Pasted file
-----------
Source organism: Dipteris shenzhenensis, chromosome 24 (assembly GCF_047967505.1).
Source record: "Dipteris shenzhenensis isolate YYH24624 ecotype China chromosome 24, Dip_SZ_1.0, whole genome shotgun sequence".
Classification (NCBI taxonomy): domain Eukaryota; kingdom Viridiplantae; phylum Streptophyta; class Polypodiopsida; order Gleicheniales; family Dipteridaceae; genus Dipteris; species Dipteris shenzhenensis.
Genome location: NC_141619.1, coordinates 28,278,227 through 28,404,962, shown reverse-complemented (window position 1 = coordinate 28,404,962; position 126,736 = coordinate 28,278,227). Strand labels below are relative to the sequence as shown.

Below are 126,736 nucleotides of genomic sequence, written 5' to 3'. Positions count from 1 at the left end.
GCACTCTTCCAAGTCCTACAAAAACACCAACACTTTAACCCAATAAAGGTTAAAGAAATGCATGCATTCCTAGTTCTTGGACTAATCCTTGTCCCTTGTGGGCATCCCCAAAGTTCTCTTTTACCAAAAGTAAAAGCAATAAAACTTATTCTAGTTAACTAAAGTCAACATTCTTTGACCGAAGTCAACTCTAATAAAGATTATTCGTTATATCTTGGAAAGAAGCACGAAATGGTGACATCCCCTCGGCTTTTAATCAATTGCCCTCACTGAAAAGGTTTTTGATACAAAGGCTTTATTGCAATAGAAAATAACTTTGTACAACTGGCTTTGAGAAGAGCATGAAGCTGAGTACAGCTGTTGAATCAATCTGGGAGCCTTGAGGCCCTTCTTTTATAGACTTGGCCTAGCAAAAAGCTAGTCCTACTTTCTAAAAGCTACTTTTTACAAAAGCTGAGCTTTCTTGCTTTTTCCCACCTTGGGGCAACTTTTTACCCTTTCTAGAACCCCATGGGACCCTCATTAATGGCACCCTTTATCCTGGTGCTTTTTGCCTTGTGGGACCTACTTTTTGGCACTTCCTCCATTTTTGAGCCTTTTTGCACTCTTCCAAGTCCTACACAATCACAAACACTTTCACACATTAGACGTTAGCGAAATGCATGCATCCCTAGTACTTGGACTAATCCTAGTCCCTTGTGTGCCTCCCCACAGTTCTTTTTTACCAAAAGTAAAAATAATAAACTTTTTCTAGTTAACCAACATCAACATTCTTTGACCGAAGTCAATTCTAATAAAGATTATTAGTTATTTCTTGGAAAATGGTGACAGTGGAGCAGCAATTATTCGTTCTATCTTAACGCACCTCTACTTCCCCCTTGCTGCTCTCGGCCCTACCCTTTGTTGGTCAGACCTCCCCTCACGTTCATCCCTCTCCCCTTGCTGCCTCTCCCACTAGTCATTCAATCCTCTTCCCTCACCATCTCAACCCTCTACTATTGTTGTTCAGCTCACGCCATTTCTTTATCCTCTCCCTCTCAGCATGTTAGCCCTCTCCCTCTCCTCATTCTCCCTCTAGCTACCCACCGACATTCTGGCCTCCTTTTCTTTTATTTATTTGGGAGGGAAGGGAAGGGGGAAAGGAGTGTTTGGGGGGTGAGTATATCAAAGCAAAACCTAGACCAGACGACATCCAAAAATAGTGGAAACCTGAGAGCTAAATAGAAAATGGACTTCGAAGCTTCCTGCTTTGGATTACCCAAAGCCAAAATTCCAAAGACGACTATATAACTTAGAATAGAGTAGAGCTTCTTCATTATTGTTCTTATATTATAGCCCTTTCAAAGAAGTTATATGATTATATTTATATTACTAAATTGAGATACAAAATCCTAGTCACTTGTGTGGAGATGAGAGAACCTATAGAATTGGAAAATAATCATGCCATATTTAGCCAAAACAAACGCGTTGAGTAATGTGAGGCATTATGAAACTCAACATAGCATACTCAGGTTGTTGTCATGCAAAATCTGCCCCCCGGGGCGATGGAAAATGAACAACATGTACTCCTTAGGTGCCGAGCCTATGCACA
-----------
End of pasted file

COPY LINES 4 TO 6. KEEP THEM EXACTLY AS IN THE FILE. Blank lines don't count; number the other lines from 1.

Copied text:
Genome location: NC_141619.1, coordinates 28,278,227 through 28,404,962, shown reverse-complemented (window position 1 = coordinate 28,404,962; position 126,736 = coordinate 28,278,227). Strand labels below are relative to the sequence as shown.

Below are 126,736 nucleotides of genomic sequence, written 5' to 3'. Positions count from 1 at the left end.
GCACTCTTCCAAGTCCTACAAAAACACCAACACTTTAACCCAATAAAGGTTAAAGAAATGCATGCATTCCTAGTTCTTGGACTAATCCTTGTCCCTTGTGGGCATCCCCAAAGTTCTCTTTTACCAAAAGTAAAAGCAATAAAACTTATTCTAGTTAACTAAAGTCAACATTCTTTGACCGAAGTCAACTCTAATAAAGATTATTCGTTATATCTTGGAAAGAAGCACGAAATGGTGACATCCCCTCGGCTTTTAATCAATTGCCCTCACTGAAAAGGTTTTTGATACAAAGGCTTTATTGCAATAGAAAATAACTTTGTACAACTGGCTTTGAGAAGAGCATGAAGCTGAGTACAGCTGTTGAATCAATCTGGGAGCCTTGAGGCCCTTCTTTTATAGACTTGGCCTAGCAAAAAGCTAGTCCTACTTTCTAAAAGCTACTTTTTACAAAAGCTGAGCTTTCTTGCTTTTTCCCACCTTGGGGCAACTTTTTACCCTTTCTAGAACCCCATGGGACCCTCATTAATGGCACCCTTTATCCTGGTGCTTTTTGCCTTGTGGGACCTACTTTTTGGCACTTCCTCCATTTTTGAGCCTTTTTGCACTCTTCCAAGTCCTACACAATCACAAACACTTTCACACATTAGACGTTAGCGAAATGCATGCATCCCTAGTACTTGGACTAATCCTAGTCCCTTGTGTGCCTCCCCACAGTTCTTTTTTACCAAAAGTAAAAATAATAAACTTTTTCTAGTTAACCAACATCAACATTCTTTGACCGAAGTCAATTCTAATAAAGATTATTAGTTATTTCTTGGAAAATGGTGACAGTGGAGCAGCAATTATTCGTTCTATCTTAACGCACCTCTACTTCCCCCTTGCTGCTCTCGGCCCTACCCTTTGTTGGTCAGACCTCCCCTCACGTTCATCCCTCTCCCCTTGCTGCCTCTCCCACTAGTCATTCAATCCTCTTCCCTCACCATCTCAACCCTCTACTATTGTTGTTCAGCTCACGCCATTTCTTTATCCTCTCCCTCTCAGCATGTTAGCCCTCTCCCTCTCCTCATTCTCCCTCTAGCTACCCACCGACATTCTGGCCTCCTTTTCTTTTATTTATTTGGGAGGGAAGGGAAGGGGGAAAGGAGTGTTTGGGGGGTGAGTATATCAAAGCAAAACCTAGACCAGACGACATCCAAAAATAGTGGAAACCTGAGAGCTAAATAGAAAATGGACTTCGAAGCTTCCTGCTTTGGATTACCCAAAGCCAAAATTCCAAAGACGACTATATAACTTAGAATAGAGTAGAGCTTCTTCATTATTGTTCTTATATTATAGCCCTTTCAAAGAAGTTATATGATTATATTTATATTACTAAATTGAGATACAAAATCCTAGTCACTTGTGTGGAGATGAGAGAACCTATAGAATTGGAAAATAATCATGCCATATTTAGCCAAAACAAACGCGTTGAGTAATGTGAGGCATTATGAAACTCAACATAGCATACTCAGGTTGTTGTCATGCAAAATCTGCCCCCCGGGGCGATGGAAAATGAACAACATGTACTCCTTAGGTGCCGAGCCTATGCACA